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Author Topic:   chassis jig
Dirt Maniac

Total posts: 125
posted May 08, 2005 01:21 PM  
need info on how to build a chassis jig .like what to use to build with .also need some dim for jig .or pic.just anything that will help thanks

Dirt Forum Champ
Total posts: 505
posted May 09, 2005 07:43 AM  
I simply made a frame out of 8" I-beam and then used a sheet of 1/4" steel for the top. It is approx 4'x10'. A flat and level surface is all you really need.

Dirt Forum Champ
Total posts: 1875
posted May 09, 2005 08:12 AM  
The most vestile one i have seen is made by irvan smith, its called a uni-jig. look them up on a search engine, they are very pricy but seem fairly simple to build a similar design. I would use an i beam because it will be more resistant to bending. it looks very easy to adjust for different cars.

Dirt Maniac

Total posts: 125
posted May 11, 2005 09:19 PM  

Dirt Maniac

Total posts: 190
posted May 12, 2005 07:01 AM  
the uni jig is an awsome design.
but expensive, or time consuming to build.
i built mine out of 3" x 6" x .188 wall rectangular tube, because i had some. anything heavy will work, 6-12" i beam, 2x4-3x6 rect, 6-12" channel, whatever you can find cheap at a s**** metal dealer.
i used the 3x6 for the outside rails, and channel iron for crossmembers. anything from 1x2" rect to 1/2" box to 1" angle for building locating brackets.
make sure it is square and level, and it makes it easy to locate parts on the chassis.

Dirt Forum Racer

Total posts: 87
posted May 12, 2005 05:34 PM

Dirt Freak

Total posts: 241
posted May 20, 2005 10:48 PM  
First, you should consider your own criteria, what you will be building, space availible,etc......

I built a jig for a company using 5inch c-channel.....commonly used for building trailers. The jig was 14 ft long, 4ft wide. It was to be used for mods and lates....they wanted a jig strong enough, but yet light enough to be moved out of the way when not in use......Cost was a major concern as well......

I turned the flat side of the c-channel that all of the cross pieces could be cut square....major time saver and makes the jig much easier to build.....

Should you use c-channel, check the pieces carefully before you load them......some of them arrive bent......

All in all, it made a very nice jig and could be carried by 4 guys.......well, 3 guys, me on one end and two on the other..... But I'm a big guy, 6'1" 250. Mostly made of spring steel and rawhide......or is that snaps and snails and puppy dog tails?? I always get that part

For my own jig, I used 4in. heavy wall "wide flange" I beam. 16 ft long, 4 ft wide....
Now, most of my work is lates. 4 ft wide works well..... If you are mostly going to be working on mods and stock framed cars, you might want to consider going 5 ft wide.......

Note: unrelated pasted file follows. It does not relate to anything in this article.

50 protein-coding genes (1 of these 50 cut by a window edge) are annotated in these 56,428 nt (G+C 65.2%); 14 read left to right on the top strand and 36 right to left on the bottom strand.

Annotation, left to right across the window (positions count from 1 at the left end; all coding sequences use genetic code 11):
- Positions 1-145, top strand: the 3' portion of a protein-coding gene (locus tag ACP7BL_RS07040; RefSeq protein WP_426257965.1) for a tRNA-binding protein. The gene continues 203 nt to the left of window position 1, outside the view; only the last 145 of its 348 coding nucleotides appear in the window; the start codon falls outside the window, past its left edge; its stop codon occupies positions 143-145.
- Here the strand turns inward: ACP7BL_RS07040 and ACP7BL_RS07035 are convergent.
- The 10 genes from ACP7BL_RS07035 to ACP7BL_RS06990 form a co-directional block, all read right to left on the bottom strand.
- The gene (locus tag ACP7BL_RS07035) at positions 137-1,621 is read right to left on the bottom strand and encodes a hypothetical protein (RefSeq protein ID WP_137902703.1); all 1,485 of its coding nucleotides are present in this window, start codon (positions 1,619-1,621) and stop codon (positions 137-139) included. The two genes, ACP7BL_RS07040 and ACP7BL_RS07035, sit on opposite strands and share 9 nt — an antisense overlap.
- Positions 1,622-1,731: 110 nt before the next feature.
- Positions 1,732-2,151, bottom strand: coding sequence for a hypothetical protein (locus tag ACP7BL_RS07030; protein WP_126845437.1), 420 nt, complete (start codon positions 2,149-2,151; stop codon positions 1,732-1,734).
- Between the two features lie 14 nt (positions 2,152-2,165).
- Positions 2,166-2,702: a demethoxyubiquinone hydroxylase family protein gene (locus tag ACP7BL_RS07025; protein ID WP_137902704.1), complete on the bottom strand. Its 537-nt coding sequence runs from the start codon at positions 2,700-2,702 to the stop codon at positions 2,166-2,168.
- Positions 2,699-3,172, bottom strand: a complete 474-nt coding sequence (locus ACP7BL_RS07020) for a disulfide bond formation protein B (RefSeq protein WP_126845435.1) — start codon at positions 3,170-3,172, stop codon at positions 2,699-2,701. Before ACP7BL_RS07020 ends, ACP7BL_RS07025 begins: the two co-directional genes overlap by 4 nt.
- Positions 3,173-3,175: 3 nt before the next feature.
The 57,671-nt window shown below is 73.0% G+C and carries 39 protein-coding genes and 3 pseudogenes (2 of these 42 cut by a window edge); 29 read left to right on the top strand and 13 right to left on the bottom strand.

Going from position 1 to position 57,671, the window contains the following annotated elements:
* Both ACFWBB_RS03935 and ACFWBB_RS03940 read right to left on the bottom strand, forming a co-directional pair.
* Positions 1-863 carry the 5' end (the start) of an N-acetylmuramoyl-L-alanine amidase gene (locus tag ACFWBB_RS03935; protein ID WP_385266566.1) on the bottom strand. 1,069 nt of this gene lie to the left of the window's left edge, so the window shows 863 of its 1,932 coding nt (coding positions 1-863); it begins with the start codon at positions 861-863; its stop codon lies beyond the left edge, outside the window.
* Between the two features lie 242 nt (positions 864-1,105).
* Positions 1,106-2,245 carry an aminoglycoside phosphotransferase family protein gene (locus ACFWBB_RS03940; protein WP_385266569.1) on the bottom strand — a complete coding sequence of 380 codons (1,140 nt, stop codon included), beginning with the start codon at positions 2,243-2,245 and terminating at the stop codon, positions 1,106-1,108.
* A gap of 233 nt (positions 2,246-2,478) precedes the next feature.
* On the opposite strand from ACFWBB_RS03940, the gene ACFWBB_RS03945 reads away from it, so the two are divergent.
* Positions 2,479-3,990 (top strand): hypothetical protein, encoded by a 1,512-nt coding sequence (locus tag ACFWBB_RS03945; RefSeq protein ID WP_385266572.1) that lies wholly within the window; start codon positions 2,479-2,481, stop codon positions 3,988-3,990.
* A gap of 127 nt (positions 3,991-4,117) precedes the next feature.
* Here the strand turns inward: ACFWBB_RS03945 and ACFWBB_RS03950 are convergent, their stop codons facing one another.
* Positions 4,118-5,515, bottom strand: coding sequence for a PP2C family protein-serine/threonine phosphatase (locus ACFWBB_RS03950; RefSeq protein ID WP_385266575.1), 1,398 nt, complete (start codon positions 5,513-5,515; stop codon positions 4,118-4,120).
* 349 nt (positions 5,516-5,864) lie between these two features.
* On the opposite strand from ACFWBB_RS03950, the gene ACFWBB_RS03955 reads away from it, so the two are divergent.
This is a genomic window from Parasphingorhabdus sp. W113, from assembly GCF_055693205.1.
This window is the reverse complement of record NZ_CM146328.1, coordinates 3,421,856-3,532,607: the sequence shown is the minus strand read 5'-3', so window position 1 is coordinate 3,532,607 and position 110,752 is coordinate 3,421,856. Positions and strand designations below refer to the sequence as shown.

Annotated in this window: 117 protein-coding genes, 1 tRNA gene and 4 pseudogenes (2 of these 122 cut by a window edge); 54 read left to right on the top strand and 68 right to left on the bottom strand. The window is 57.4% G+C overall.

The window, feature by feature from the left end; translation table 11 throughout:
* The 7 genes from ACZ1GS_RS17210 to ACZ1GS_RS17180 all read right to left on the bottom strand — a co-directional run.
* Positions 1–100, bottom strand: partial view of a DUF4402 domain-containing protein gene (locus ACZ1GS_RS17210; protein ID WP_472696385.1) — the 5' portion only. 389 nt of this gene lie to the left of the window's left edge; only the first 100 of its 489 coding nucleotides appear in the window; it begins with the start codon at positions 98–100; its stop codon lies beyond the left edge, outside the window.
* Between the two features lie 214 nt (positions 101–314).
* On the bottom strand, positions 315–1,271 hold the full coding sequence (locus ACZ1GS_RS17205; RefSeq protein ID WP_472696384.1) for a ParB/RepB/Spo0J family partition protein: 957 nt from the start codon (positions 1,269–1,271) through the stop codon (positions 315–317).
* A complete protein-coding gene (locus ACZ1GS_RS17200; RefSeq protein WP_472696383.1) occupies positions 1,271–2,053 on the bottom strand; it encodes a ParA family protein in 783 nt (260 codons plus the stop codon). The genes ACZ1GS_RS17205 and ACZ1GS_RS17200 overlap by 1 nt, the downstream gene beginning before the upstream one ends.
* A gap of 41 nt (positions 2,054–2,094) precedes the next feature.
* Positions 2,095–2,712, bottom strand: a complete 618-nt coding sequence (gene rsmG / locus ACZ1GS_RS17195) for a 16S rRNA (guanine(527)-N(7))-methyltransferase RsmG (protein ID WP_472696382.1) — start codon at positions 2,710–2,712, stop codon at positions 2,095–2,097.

I have some "L" shaped brackets I bolt on the side of my jig for building mods......The right stock frame rail sits on these brackets.......This way, I don't have to lean over an extra foot of jig all the time while building lates......Works well.

The I beam jig is harder to build, but easier to keep straight and square.....The wide flanges are better for clamping and bolting the bottoms are flat (vs the angled ones of c-channel)

As far as the measurements on the cross pieces......Drop me a PM if you want my numbers, but I don't know how much they will help for your projects....... Just consider everything you need to catch.....frame rails, crossmember,engine/midplate jig, x-brace, hoop jig, suspension jigs, rear rails,etc........

You need provisions to catch everything, but also want to minimize so that less is in your way for welding of the chassis.

A few things to consider......if you are going to be building mods, the stock crossmember will be lower than your jig surface.......Make the legs adjustable to level the jig.....a 3/4 inch nut welded to the bottom of the legs and a 3/4 bolt works well......and build it upside you only have to turn it over once......

Good luck,

Dirt Maniac

Total posts: 190
posted May 21, 2005 02:22 PM  
forgot to mention
when i built mine i put heavy duty, wide casters under it, can be moved by 4 men, or one very small man. i am 5"9", 160 lbs.
if you are not making a permanent, stationary jig, no matter what it is built out of, make sure you check square and level every time you use it, or at least every time it is moved.

Dirt Freak

Total posts: 296
posted May 23, 2005 02:17 PM  

Heres mine.
Heres mine

Its 5' wide, was made from an old drive on alignment machine.. Big caster wheel bolt on the bottom, when It doesnt have a project on it. Ive wired outlets on both sides, so when im working I can plug grinder or other stuff into the jig. Need to add air line next.

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